Two are jailed in 'Band of Gold' killing

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Two men were jailed for 10 years yesterday for the manslaughter of a teenager who turned to prostitution after watching a television series about vice-girls. Lucy Burchell, 16, died after taking an overdose of heroin. She started to work on the streets after watching the ITV series Band of Gold.

Tahir Khan, 26, from Saltey, Birmingham and Rungzabe Khan, 25, of Hodge Hill, Birmingham, were also convicted at Birmingham Crown Court of supplying heroin, and possession with intent to supply. Lucy disappeared on 15 August and her body was found five days later in Edgbaston, Birmingham.

Passing sentence, Mr Justice McKinnon said: "You are both... evil young men, actively engaged in the wicked trade of heroin-dealing." The conviction for manslaughter was "by omission", because they failed to summon medical help for Lucy after she fell into a coma.

The court heard she began working the streets of Walsall in the evenings while sitting GCSE exams during the day. Each night she took a change of clothes to a children's home where a 15-year-old friend was living, and the two then went to a red-light area. According to a another prostitute Lucy would "go with anyone, anywhere".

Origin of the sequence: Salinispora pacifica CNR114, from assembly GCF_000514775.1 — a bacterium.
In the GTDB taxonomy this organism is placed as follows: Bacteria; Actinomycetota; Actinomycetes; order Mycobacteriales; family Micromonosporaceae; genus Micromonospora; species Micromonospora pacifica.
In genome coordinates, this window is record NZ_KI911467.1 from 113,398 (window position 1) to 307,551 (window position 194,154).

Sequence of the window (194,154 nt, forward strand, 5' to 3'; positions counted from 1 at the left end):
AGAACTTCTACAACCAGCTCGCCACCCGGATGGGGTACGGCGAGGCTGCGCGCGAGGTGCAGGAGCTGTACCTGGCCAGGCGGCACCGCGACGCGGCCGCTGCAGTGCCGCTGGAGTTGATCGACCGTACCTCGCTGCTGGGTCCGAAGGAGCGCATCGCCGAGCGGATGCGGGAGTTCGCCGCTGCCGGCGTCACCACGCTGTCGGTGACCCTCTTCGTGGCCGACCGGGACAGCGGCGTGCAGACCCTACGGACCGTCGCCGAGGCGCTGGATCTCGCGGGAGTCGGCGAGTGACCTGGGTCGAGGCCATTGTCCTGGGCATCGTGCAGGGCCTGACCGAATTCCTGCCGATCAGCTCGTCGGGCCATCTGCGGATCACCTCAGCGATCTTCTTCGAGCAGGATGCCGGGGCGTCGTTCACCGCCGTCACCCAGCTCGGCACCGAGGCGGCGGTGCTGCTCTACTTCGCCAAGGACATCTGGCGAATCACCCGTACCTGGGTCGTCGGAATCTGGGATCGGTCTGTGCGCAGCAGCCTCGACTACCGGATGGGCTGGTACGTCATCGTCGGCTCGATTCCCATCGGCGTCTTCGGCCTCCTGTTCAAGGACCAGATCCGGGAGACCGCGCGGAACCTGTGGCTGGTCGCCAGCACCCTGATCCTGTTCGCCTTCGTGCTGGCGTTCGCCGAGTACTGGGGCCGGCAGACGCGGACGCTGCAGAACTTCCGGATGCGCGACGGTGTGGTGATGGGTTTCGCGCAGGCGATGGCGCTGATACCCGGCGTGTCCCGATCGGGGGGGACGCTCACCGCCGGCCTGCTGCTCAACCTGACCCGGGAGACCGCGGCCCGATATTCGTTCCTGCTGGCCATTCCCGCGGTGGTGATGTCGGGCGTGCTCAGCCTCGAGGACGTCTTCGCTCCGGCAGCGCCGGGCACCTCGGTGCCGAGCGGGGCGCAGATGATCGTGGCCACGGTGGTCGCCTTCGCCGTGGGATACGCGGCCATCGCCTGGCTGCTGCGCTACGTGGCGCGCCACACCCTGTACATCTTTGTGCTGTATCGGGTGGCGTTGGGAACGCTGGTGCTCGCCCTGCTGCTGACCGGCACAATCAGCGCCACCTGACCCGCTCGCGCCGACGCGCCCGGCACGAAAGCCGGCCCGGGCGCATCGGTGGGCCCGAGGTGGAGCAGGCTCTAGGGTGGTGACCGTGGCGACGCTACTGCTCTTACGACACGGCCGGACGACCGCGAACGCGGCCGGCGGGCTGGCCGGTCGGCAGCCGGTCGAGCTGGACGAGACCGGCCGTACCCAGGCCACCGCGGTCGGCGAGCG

By the time she died her parents, Graham and Christine, of Great Wyrley, Staffordshire, knew she was mixing with prostitutes. They tried to reason with her and thought they had succeeded when she wrote to them, apologising for upsetting them. But she continued to walk the streets. The letter said: "I can understand that you must be worried. I suppose I thought though there was no reason for you to be worried (which there isn't) but I know how much I must be upsetting you."

Two days later she was dead. The two men had picked her up in the Caldmore area of Walsall and taken her to a house in Edgbaston where they fed her a dose of 80-per-cent-pure heroin. She fell into a coma and by 6pm the following day she was dead.

After the trial her brother Craig, a student, read a statement from his parents: "We will never be able to make sense of what has happened and the loss of our daughter will always be with us, every day ..."

A spokeswoman for Granada television, which produced the Band of Gold series, said last night that the programme had won the support of police forces and discussion groups for tackling difficult issues and could not be accused of glamorising the subject of prostitution.

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